“I think we should take action like the L.A. teachers”
Federal workers and contractors demand action to end shutdown as second missed payday approaches
24 January 2019
There is growing unrest among the hundreds of thousands of unpaid federal workers and contractors as the partial shutdown continues without an end in sight. As a second missed payday approaches Friday, 800,000 government workers will have gone without their wages for a month and counting, with approximately 500,000 compelled to work without pay.
The World Socialist Web Site spoke to demonstrators on Wednesday afternoon as hundreds of federal workers, contractors, and supporters gathered to protest in the atrium of the Hart Senate Office Building.
Faye, a contractor for the Smithsonian for the past eight years, said she was "broken" by the shutdown and that she had "never experienced anything like this" since she first began work. "I have bills coming, I have a new apartment to pay for." Faye said that she was trying to become a substitute teacher through the county to help pay bills.
Kendra, a furloughed librarian under contract with the United States Department of Agriculture explained she had been forced to borrow from family and friends, as well as seek unemployment benefits in order to make ends meet. "I'm thankful for family. My parents have helped me, but I know that it is taking money from their retirement savings."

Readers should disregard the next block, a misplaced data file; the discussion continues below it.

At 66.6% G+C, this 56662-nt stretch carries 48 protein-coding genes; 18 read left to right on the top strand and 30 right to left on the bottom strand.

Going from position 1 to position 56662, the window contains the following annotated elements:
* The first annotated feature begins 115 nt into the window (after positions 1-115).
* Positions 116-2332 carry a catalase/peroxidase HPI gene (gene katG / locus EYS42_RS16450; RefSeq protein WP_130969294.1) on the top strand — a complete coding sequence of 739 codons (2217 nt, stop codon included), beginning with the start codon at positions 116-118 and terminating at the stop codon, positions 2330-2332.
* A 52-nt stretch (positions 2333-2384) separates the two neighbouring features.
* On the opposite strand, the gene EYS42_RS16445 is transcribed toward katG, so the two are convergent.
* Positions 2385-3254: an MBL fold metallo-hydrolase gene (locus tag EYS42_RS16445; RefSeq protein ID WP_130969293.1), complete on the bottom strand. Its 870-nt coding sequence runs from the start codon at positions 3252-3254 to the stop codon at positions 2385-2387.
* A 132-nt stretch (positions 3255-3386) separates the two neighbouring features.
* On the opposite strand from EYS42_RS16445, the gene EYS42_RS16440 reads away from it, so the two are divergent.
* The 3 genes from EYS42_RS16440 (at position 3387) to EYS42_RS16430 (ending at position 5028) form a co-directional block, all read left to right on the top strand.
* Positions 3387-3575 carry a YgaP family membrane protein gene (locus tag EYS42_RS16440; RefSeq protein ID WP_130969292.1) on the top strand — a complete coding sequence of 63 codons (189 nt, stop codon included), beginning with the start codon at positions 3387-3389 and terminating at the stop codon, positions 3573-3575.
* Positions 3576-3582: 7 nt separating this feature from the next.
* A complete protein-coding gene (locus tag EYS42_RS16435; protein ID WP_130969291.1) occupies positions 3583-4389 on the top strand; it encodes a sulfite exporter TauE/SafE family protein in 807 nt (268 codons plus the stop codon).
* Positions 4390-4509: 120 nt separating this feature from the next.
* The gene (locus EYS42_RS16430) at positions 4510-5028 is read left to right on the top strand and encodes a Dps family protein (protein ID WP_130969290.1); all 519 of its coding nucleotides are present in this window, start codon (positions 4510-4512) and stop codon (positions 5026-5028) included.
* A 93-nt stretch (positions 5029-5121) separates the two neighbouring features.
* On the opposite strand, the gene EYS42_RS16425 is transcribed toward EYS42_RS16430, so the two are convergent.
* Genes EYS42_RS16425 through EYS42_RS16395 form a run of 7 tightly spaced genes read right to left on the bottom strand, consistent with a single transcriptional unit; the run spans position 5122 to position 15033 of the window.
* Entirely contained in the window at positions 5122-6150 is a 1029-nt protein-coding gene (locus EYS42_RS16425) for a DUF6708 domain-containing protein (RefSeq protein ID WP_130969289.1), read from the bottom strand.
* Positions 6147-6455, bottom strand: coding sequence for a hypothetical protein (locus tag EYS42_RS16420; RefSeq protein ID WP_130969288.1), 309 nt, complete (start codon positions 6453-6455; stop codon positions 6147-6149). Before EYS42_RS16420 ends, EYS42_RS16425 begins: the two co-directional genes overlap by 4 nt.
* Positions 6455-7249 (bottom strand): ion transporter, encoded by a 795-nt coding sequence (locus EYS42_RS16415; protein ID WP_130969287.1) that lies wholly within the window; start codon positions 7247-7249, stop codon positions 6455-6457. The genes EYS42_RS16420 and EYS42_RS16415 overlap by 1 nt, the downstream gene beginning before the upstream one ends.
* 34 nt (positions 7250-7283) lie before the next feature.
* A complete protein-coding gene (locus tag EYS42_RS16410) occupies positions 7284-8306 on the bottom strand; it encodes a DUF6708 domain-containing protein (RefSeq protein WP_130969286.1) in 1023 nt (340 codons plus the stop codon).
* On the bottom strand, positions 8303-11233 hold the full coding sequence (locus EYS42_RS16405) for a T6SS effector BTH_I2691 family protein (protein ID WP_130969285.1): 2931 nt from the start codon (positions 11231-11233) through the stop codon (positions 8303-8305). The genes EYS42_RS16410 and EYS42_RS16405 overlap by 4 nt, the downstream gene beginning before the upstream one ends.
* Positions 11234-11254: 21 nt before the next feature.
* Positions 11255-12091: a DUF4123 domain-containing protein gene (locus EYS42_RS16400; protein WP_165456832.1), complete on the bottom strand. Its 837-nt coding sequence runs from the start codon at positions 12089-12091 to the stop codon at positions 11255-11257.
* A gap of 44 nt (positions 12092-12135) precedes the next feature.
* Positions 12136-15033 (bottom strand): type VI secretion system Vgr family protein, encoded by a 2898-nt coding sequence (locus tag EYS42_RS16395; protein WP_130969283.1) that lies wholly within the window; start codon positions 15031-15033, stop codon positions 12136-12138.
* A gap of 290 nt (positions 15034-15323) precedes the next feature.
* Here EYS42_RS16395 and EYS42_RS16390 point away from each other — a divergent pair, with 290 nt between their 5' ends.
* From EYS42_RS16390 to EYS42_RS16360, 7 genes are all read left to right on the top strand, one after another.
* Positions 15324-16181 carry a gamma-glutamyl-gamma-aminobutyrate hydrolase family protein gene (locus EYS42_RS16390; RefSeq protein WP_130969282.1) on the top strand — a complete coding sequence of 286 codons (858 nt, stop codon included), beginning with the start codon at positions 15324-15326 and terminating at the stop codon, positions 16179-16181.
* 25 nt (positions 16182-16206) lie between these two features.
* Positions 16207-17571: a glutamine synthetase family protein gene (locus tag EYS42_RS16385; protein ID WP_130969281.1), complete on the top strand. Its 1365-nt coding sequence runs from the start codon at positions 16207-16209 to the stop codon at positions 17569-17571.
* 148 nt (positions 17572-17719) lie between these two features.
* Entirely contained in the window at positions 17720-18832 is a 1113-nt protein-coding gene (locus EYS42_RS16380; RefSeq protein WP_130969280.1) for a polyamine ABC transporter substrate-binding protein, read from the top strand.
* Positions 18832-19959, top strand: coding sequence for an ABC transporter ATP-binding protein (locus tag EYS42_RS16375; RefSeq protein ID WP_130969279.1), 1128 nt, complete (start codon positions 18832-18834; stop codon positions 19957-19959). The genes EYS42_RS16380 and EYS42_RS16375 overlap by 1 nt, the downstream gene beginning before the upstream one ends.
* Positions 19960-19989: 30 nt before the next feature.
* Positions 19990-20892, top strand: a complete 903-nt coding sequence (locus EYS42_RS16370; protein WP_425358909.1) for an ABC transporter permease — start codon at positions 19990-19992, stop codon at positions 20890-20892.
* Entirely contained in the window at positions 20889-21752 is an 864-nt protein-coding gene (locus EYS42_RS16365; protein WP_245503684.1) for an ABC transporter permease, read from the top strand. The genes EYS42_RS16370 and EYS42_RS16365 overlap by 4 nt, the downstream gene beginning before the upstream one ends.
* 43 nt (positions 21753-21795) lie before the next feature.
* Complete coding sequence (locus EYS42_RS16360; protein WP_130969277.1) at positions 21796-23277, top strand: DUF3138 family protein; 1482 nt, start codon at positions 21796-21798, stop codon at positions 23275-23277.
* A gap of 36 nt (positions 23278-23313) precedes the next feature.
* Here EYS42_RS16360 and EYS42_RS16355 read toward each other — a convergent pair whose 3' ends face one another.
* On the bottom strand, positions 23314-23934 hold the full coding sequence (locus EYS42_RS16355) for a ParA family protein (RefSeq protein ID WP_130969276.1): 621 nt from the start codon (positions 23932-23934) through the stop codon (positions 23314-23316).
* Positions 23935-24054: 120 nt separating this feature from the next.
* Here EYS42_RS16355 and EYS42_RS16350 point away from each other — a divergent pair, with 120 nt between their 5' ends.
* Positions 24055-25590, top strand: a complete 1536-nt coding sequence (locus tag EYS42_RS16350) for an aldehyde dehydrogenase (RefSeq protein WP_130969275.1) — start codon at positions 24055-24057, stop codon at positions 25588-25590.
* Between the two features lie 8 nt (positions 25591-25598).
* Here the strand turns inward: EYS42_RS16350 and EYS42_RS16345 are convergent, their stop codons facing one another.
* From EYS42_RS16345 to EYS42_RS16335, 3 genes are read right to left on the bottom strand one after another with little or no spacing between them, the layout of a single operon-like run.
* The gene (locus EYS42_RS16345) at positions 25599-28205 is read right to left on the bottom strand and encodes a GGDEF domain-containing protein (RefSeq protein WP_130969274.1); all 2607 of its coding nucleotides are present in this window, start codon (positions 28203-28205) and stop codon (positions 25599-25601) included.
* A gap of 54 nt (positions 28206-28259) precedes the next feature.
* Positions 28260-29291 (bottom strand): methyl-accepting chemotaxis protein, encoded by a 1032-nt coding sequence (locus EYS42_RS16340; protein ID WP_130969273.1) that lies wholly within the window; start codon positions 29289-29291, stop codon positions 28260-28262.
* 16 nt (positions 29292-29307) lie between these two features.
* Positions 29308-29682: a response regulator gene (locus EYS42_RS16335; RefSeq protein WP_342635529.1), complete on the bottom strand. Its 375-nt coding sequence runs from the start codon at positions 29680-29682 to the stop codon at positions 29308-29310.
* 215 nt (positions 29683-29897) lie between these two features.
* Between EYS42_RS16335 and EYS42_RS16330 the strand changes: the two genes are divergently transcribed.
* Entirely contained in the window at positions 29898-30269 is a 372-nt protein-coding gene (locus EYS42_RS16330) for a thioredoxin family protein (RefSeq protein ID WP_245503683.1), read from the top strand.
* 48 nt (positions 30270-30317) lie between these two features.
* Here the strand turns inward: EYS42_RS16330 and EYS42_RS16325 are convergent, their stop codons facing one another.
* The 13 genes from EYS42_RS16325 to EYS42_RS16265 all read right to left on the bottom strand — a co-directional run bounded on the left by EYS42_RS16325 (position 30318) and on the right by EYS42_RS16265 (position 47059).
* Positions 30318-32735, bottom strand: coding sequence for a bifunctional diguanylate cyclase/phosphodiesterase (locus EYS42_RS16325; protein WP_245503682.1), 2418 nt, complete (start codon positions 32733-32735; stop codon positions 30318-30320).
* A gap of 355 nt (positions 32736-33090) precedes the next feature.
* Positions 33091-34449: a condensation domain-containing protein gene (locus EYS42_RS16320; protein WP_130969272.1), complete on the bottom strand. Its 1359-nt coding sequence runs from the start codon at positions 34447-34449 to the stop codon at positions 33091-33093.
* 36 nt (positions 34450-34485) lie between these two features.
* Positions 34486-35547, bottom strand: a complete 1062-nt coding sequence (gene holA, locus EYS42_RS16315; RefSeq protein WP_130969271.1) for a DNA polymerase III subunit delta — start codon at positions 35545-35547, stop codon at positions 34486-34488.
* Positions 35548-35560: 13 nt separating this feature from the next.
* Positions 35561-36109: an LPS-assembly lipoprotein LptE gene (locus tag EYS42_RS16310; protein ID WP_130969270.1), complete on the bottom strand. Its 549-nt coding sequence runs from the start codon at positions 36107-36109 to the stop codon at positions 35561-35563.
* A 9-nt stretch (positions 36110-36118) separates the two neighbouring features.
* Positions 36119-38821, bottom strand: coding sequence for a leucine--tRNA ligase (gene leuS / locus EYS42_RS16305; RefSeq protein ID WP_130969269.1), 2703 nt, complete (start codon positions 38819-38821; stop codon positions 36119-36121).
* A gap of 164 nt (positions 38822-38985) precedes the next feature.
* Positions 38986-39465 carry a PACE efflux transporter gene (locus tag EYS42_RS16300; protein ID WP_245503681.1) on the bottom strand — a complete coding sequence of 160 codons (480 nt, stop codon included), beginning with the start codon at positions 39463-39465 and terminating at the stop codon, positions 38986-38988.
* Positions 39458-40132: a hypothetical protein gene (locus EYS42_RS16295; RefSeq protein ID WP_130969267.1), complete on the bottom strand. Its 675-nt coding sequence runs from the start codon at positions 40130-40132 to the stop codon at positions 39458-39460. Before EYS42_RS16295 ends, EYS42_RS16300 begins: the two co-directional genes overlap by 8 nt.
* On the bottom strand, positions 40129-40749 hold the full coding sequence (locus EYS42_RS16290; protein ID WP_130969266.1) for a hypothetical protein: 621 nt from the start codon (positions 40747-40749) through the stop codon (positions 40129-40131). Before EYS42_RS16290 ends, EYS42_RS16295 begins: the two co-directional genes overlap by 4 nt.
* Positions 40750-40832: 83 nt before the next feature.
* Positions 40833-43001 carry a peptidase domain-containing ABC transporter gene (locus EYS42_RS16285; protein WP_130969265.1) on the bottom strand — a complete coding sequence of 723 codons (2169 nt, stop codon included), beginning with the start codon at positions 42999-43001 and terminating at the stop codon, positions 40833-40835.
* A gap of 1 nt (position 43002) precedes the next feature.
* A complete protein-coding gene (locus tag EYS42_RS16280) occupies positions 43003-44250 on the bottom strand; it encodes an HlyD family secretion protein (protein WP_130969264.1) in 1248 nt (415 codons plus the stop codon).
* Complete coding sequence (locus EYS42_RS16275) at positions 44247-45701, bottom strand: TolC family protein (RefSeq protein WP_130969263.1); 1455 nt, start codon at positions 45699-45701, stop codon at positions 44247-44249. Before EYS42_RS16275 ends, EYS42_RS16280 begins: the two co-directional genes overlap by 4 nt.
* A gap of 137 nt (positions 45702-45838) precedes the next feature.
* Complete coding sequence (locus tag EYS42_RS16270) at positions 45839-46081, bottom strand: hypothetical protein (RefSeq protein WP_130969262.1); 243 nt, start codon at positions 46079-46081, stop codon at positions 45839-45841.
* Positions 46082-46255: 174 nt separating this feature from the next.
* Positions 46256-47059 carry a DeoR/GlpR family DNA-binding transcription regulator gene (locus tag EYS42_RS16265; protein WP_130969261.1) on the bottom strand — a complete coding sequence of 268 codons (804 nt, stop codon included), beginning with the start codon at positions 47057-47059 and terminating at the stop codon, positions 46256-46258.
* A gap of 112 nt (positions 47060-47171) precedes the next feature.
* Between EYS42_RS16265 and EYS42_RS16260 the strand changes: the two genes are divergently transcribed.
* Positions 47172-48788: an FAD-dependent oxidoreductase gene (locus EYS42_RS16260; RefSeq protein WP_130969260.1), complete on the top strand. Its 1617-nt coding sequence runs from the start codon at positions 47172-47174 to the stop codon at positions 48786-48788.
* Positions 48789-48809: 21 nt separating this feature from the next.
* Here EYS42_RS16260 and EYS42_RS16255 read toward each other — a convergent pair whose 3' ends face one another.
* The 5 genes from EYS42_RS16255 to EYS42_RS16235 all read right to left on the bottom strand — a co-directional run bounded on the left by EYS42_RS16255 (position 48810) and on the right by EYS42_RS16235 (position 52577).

Speaking about the way forward for federal workers, she felt that a "bold strategy" was needed. When WSWS reporters raised the possibility of a strike in order to end the shutdown and guarantee back pay, she said this was a "good question," but had concerns that such an action might be isolated by the trade unions and smothered.
WSWS reporters pointed to the strikes occurring around the US and the world in which workers have rebelled against the unions as well as the corporations, to which she responded, "workers need to coalesce around one another. We need to unite. I am not a part of a union because I am a contractor, but I hope something like that occurs."
The event Wednesday was organized by a group of unions, including the National Federation of Federal Employees and the American Federation of Government Employees (AFGE), which bargain on behalf government workers, as well as the Service Employees International Union (SEIU) and other unions representing some contractors.
Union officials stood in silence for 33 minutes, one for each day of the shutdown. Following the event a group of about a dozen union bureaucrats, including AFGE President David Cox, chanted loudly outside Senate Majority Leader Mitch McConnell's office, leading to a staged arrest by Capitol Police.
Throughout the 33-day shutdown, the unions have consciously limited their actions to impotent, scattered protests and stunts, promoting illusions in the Democratic Party, while steadfastly refusing to entertain workers’ demands for job action, including strikes.
For out-of-work contractors like Kendra and Faye, the consequences of the shutdown and the union-imposed isolation are amplified, since they will likely not see a penny in back pay for the time they are furloughed. While Congress passed legislation ensuring that workers employed directly by the federal government eventually receive back pay after the shutdown ends, they refused to extend that benefit to the thousands of contracted museum guards, food service workers, custodians, information technology specialists, scientists and others out of work.